Senator Paul: (2:24 PM)
  • Spoke in opposition to corporate welfare.
    • SUMMARY "The President's big on saying well, these rich companies need to pay their fair share. Well, why then is the President sending loans out to these very wealthy corporations and he's actually giving them their fair share of our taxpayer money? Why is that occurring? I have often asked the question - is government inherently stupid? Well, I don't think government is inherently stupid, but it's a debatable question, but what government is, is government doesn't get the same signals that your local bank gets. Your local bank has to look at your creditworthiness, your local bank has to make a profit, your local bank has to meet a payroll. But once the government gets in charge of these things We don't have a good track record with government banks because they don't feel deep inside the same pain that an individual banker feels when he gives a loan. So we have got Freddie Mac and Fannie Mae losing $6 billion a quarter of your money, and what do they want to do? They want to expand another government bank. So get this right. The Fannie Mae and Freddie Mac that are government banks are losing $6 billion a quarter. Just recently, they wanted to give them multimillion-dollar bonuses. They said well, you have got to pay people if you want to keep good talent. You know, my question is how much talent does it take to lose $6 billion a quarter? I think there are people here today watching the Senate that would take $19 million a year to run one of these government banks to have your only record be that you lose $6 billion a quarter, that's outrageous. And they are wanting to expand a new government bank and give money to very wealthy corporations that are making a profit. It makes no sense what over. Now, Jefferson said that government is best that governs least. Now, what did he mean by that? He meant that he wanted government to be small because government is inherently inefficient. Government doesn't get the same signals. That's why we should only let government do the things that the private sector can't do."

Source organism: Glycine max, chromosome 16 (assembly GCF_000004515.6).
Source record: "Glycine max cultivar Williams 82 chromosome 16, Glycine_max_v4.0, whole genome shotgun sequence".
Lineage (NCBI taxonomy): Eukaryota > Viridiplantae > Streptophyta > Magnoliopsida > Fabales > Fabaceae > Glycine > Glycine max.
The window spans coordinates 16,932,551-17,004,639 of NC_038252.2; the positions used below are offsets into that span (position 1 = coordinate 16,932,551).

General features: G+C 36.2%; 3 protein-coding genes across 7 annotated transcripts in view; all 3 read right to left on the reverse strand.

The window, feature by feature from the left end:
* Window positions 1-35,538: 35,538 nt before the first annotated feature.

Senator Levin: (2:31 PM)
  • Spoke on the JOBS Act.
    • SUMMARY "Canny of us who lived through the fearful days of the fearful crisis, days we wondered if the entire economy would crumble, should any of us vote to rush through this body legislation that threatens harm to fragile financial markets? Do we really want to live through that again? We should amend this flawed house bill so that we can create opportunity for American workers, companies, and investors, and not opportunities for fraudsters, boiler room hucksters, and con artists. We can do that and we should do that. One way to do that is to invoke cloture on the alternative that Senators Jack Reed, Landrieu, and I have offered and to begin debate and amendments on that alternative so that the senate's deliberative process can begin. If that cloture vote fails, the only remaining prudent alternative is to reject the cloture motion on the underlying bill so that the senate can begin, begin to deliberate and consider amendments to a bill that has aroused such concern among so many experts whose very job it is to protect consumers. Now, some may fear that by slowing a runaway train that they risk being portrayed as hostile to job creation or to small businesses. After all, how can we oppose legislation titled the JOBS Act? Well, it takes more than a clever acronym to create jobs. And as the astonishing amount of concern among market experts tells us, this JOBS Act, this so-called JOBS Act, is not a JOBS Act. But an invitation to the kind of fraud that destroys jobs. The Senate, the U.S. Senate, is the place where care and deliberation are supposed to rule, and are supposed to rein in the excesses of haste and incaution and I urge my colleagues to undertake that responsibility today."